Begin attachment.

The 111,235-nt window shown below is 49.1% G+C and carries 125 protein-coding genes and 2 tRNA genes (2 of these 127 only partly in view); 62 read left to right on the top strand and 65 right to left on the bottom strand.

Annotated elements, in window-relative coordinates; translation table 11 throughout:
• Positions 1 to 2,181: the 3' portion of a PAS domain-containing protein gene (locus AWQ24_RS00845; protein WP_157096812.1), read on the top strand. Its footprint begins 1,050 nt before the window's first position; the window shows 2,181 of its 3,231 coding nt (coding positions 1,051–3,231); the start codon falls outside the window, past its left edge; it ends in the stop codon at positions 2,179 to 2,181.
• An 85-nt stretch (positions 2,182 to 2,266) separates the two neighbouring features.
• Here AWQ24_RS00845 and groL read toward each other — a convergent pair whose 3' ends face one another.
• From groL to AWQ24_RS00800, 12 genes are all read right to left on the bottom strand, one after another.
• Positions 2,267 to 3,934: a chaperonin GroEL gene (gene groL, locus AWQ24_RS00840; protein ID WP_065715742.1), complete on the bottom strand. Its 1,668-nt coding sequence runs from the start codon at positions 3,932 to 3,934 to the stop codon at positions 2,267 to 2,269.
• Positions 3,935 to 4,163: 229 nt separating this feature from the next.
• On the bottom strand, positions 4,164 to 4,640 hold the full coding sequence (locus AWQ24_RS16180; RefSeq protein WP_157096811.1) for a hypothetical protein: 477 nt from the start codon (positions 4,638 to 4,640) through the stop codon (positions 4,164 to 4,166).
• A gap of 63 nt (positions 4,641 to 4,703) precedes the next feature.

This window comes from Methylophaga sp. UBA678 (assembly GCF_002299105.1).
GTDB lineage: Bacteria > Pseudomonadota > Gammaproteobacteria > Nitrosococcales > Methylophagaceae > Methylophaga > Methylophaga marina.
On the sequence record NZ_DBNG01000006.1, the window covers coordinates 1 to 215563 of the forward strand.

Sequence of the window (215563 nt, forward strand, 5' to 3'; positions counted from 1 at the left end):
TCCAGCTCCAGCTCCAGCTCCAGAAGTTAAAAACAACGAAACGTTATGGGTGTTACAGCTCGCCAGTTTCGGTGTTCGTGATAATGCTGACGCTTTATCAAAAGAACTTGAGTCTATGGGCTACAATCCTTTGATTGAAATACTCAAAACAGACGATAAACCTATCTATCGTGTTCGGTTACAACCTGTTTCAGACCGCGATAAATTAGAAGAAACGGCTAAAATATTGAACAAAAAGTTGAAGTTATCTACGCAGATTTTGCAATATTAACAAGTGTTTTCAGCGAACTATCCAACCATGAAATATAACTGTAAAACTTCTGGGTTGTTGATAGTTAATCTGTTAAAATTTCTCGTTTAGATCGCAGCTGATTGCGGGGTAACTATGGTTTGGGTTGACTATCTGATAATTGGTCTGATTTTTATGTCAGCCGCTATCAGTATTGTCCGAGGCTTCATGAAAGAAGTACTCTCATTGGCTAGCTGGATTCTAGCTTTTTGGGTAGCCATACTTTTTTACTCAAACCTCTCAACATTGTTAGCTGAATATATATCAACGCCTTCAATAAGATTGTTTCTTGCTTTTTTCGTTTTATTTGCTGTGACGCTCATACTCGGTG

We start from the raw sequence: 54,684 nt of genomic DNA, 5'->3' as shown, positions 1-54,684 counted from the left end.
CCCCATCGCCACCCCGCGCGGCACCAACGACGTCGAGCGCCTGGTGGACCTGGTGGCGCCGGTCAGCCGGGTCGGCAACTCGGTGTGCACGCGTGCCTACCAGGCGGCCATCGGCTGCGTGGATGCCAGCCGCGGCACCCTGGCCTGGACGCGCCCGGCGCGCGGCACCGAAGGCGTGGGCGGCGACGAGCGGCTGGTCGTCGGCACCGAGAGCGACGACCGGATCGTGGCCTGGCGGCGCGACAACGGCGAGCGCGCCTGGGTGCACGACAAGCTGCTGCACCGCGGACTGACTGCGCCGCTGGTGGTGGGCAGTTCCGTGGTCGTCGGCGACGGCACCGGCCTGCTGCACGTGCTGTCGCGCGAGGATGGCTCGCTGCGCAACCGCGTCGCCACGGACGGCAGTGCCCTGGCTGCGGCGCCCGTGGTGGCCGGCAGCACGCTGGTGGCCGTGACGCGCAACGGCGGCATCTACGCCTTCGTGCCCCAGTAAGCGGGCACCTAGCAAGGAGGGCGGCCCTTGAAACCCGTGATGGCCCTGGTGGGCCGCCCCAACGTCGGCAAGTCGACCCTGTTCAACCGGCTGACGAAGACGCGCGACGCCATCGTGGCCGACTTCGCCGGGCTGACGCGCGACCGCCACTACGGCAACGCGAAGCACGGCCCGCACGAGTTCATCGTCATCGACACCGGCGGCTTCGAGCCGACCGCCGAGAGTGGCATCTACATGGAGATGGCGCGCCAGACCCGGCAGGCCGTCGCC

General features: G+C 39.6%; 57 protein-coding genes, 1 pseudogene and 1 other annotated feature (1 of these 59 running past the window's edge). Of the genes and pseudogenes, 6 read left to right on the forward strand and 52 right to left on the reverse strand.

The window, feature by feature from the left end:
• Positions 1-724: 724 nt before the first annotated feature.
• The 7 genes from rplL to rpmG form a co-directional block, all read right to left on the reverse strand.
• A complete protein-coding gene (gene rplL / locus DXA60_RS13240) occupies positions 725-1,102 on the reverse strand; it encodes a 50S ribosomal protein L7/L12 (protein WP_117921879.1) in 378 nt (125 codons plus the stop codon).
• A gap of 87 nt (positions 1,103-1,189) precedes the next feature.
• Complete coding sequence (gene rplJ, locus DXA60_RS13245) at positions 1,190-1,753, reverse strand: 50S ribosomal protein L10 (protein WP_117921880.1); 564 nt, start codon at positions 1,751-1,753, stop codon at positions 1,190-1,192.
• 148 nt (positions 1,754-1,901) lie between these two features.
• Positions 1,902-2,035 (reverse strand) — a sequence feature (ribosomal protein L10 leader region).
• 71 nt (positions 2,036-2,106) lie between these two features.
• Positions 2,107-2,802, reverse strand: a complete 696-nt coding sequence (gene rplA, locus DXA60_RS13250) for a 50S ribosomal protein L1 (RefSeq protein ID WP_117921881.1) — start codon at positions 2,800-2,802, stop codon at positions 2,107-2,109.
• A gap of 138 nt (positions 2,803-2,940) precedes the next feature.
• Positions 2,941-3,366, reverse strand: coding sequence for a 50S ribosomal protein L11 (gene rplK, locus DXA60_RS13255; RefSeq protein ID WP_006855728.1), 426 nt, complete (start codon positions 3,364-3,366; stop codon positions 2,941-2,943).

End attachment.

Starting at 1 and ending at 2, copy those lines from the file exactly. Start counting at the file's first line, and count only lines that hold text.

The 111,235-nt window shown below is 49.1% G+C and carries 125 protein-coding genes and 2 tRNA genes (2 of these 127 only partly in view); 62 read left to right on the top strand and 65 right to left on the bottom strand.

Annotated elements, in window-relative coordinates; translation table 11 throughout: